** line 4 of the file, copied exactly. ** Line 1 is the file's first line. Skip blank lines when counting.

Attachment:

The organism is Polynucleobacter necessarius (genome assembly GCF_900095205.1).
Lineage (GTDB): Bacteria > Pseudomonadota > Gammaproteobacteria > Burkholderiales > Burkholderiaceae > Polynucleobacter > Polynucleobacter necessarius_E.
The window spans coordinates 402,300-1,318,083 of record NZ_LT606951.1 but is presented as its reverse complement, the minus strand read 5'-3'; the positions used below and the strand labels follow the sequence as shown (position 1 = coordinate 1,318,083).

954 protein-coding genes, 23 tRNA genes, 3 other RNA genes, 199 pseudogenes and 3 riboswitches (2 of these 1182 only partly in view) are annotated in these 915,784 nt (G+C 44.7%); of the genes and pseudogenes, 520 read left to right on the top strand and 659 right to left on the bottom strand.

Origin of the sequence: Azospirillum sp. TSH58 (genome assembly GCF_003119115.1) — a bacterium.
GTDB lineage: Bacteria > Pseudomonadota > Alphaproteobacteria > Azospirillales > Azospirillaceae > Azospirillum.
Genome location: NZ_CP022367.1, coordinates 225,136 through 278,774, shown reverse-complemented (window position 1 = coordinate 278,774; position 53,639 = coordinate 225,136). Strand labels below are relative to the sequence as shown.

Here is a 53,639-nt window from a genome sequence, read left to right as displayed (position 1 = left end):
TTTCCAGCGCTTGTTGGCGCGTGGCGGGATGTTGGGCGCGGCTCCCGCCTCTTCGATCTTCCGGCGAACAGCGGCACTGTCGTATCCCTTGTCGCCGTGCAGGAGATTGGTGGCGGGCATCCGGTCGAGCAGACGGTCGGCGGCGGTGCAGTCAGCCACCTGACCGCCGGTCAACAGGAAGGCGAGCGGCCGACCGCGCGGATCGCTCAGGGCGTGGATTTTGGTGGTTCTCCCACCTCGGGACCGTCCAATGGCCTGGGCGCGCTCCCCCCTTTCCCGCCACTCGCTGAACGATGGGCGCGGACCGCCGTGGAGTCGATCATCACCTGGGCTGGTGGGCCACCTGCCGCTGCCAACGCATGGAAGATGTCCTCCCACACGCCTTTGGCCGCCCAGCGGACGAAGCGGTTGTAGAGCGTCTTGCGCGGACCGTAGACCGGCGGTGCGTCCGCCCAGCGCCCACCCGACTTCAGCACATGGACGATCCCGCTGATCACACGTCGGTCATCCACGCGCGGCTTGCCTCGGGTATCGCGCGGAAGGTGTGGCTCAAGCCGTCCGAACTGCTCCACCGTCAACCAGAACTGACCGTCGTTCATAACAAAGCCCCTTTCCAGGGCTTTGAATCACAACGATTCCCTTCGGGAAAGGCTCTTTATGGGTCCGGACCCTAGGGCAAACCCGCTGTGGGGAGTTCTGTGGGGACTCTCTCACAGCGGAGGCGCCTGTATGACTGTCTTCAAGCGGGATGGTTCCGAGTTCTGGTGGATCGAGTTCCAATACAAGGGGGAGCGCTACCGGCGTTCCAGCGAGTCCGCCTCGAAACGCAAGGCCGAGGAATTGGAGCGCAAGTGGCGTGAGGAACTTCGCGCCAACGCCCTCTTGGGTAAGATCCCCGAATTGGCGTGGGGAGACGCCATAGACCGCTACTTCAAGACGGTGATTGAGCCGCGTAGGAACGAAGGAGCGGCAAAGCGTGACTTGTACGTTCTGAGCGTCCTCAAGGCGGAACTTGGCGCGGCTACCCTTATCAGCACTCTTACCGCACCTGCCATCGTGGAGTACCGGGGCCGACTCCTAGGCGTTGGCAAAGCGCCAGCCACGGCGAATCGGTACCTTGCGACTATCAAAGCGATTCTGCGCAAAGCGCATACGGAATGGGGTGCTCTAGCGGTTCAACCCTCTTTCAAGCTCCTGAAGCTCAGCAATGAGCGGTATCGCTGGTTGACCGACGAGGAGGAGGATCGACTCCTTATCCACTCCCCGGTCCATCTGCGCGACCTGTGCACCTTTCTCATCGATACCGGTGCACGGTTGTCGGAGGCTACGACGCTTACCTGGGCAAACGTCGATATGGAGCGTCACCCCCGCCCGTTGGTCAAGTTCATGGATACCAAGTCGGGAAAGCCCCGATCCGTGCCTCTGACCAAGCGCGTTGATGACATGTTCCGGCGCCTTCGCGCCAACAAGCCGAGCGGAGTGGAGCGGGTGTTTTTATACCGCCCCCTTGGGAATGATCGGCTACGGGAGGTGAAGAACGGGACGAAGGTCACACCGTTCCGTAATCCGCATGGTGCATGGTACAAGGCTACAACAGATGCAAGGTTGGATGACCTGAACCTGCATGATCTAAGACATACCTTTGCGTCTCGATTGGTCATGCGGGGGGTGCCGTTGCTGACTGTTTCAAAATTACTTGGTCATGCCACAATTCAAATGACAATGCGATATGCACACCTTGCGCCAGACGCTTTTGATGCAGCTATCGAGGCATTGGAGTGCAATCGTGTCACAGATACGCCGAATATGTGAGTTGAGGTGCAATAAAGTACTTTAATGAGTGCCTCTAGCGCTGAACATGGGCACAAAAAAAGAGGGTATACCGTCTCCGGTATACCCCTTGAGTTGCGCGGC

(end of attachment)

954 protein-coding genes, 23 tRNA genes, 3 other RNA genes, 199 pseudogenes and 3 riboswitches (2 of these 1182 only partly in view) are annotated in these 915,784 nt (G+C 44.7%); of the genes and pseudogenes, 520 read left to right on the top strand and 659 right to left on the bottom strand.